— In an interview with German magazine Stern, former German Chancellor Gerhard Schroeder, who has close ties with the Russian president, said that Russia wants to negotiate with Ukraine and that the first export of grain “can be slowly expanded to a ceasefire.” Schroeder met his longtime friend Vladimir Putin last week during a visit to Moscow.

✍️ Newsletter by Lila Paulou, Lisa Berdet and Anne-Sophie Goninet

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Why The 'Perfect Storm' Of Iran's Protests May Be Unstoppable

The latest round of anti-regime protests in Iran is different than other in the 40 years of the Islamic Republic: for its universality and boldness, the level of public fury and grief, and the role of women and social media. The target is not some policy or the economy, but the regime itself.

A woman holds a lock of her hair during a London rally to protest the murder of Mahsa Amini in London

Roshanak Astaraki


The death of 22-year-old Mahsa Amini in Tehran on Sept. 16, after a possible beating at a police station, has sparked outrage and mass protests in Iran and abroad. There have been demonstrations and a violent attempt to suppress them in more than 100 districts in every province of Iran.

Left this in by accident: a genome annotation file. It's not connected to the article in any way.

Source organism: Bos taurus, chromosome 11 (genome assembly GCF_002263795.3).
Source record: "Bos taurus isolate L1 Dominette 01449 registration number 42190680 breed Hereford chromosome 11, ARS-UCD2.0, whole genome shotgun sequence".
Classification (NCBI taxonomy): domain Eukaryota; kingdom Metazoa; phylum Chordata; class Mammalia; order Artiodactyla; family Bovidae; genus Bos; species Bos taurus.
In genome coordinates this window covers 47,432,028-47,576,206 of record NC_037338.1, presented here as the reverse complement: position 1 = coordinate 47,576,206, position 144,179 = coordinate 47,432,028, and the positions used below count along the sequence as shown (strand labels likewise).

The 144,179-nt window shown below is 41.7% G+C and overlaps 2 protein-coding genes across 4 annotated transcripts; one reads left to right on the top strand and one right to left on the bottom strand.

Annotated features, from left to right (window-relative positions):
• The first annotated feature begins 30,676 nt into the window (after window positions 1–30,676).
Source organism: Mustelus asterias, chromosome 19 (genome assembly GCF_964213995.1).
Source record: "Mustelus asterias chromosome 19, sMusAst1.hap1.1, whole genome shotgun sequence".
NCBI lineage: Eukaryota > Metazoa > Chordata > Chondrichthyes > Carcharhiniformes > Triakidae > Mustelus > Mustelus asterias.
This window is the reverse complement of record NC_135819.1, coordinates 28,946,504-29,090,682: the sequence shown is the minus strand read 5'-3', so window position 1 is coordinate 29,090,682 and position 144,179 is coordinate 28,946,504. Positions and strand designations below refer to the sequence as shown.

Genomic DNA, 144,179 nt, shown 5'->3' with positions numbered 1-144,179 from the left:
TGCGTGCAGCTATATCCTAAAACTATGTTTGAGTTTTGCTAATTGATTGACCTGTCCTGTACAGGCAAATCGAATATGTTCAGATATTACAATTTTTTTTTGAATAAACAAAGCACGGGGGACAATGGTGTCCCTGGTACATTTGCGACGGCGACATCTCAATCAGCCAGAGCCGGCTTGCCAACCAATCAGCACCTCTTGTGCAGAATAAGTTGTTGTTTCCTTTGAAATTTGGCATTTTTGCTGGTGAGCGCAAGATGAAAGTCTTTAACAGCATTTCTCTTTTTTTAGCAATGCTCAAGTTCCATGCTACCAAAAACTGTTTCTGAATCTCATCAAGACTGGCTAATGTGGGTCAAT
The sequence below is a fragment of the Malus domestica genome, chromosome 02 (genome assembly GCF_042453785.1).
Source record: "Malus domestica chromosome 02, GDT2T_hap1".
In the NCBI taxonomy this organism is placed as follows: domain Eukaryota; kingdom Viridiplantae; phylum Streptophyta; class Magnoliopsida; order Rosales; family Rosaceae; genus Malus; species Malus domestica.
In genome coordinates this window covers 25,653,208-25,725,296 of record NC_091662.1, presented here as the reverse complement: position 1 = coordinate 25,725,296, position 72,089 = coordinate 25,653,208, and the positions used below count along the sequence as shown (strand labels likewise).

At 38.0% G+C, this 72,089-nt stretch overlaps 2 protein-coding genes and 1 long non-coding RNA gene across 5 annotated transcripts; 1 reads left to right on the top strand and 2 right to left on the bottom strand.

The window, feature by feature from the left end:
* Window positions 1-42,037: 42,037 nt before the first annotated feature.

These protests may look like others since 2017, and back even to 1999 — yet we may be facing an unprecedented turning point in Iranians' opposition to the Islamic Republic. Indeed newly installed conservative President Ibrahim Raisi could not have expected such momentum when he set off for a quick trip to New York and back for a meeting of the UN General Assembly.

For one of the mistakes of a regime that takes pride in dismissing the national traditions of Iran is to have overlooked the power of grief among our people.

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Writing contest - My pandemic story

Central to the tragic absurdity of this war is the question of language. Vladimir Putin has repeated that protecting ethnic Russians and the Russian-speaking populations of Ukraine was a driving motivation for his invasion.

Yet one month on, a quick look at the map shows that many of the worst-hit cities are those where Russian is the predominant language: Kharkiv, Odesa, Kherson.